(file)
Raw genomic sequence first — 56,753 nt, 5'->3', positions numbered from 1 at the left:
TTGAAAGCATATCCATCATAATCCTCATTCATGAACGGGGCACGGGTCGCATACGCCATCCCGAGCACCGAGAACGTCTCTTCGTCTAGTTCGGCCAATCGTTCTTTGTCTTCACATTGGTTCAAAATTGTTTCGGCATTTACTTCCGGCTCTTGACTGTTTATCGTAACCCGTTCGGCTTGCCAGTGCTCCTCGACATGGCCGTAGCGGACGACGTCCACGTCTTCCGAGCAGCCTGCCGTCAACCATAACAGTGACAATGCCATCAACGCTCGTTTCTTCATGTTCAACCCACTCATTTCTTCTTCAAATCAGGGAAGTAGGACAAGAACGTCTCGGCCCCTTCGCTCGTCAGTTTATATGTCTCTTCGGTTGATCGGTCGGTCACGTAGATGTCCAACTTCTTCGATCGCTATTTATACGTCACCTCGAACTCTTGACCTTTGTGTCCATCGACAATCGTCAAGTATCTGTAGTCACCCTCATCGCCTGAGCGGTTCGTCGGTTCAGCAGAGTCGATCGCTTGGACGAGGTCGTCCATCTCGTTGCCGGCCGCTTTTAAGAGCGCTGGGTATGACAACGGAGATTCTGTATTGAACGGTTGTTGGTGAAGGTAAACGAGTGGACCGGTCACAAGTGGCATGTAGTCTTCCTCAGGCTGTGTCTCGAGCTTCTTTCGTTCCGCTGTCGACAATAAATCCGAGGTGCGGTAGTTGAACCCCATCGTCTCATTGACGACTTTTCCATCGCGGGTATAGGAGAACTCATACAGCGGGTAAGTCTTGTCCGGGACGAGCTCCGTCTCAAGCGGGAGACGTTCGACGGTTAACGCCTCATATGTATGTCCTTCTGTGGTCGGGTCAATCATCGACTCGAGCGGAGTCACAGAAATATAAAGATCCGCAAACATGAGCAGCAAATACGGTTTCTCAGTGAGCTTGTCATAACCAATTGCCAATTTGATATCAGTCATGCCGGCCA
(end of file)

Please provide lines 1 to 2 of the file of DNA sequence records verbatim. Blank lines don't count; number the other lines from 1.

Raw genomic sequence first — 56,753 nt, 5'->3', positions numbered from 1 at the left:
TTGAAAGCATATCCATCATAATCCTCATTCATGAACGGGGCACGGGTCGCATACGCCATCCCGAGCACCGAGAACGTCTCTTCGTCTAGTTCGGCCAATCGTTCTTTGTCTTCACATTGGTTCAAAATTGTTTCGGCATTTACTTCCGGCTCTTGACTGTTTATCGTAACCCGTTCGGCTTGCCAGTGCTCCTCGACATGGCCGTAGCGGACGACGTCCACGTCTTCCGAGCAGCCTGCCGTCAACCATAACAGTGACAATGCCATCAACGCTCGTTTCTTCATGTTCAACCCACTCATTTCTTCTTCAAATCAGGGAAGTAGGACAAGAACGTCTCGGCCCCTTCGCTCGTCAGTTTATATGTCTCTTCGGTTGATCGGTCGGTCACGTAGATGTCCAACTTCTTCGATCGCTATTTATACGTCACCTCGAACTCTTGACCTTTGTGTCCATCGACAATCGTCAAGTATCTGTAGTCACCCTCATCGCCTGAGCGGTTCGTCGGTTCAGCAGAGTCGATCGCTTGGACGAGGTCGTCCATCTCGTTGCCGGCCGCTTTTAAGAGCGCTGGGTATGACAACGGAGATTCTGTATTGAACGGTTGTTGGTGAAGGTAAACGAGTGGACCGGTCACAAGTGGCATGTAGTCTTCCTCAGGCTGTGTCTCGAGCTTCTTTCGTTCCGCTGTCGACAATAAATCCGAGGTGCGGTAGTTGAACCCCATCGTCTCATTGACGACTTTTCCATCGCGGGTATAGGAGAACTCATACAGCGGGTAAGTCTTGTCCGGGACGAGCTCCGTCTCAAGCGGGAGACGTTCGACGGTTAACGCCTCATATGTATGTCCTTCTGTGGTCGGGTCAATCATCGACTCGAGCGGAGTCACAGAAATATAAAGATCCGCAAACATGAGCAGCAAATACGGTTTCTCAGTGAGCTTGTCATAACCAATTGCCAATTTGATATCAGTCATGCCGGCCA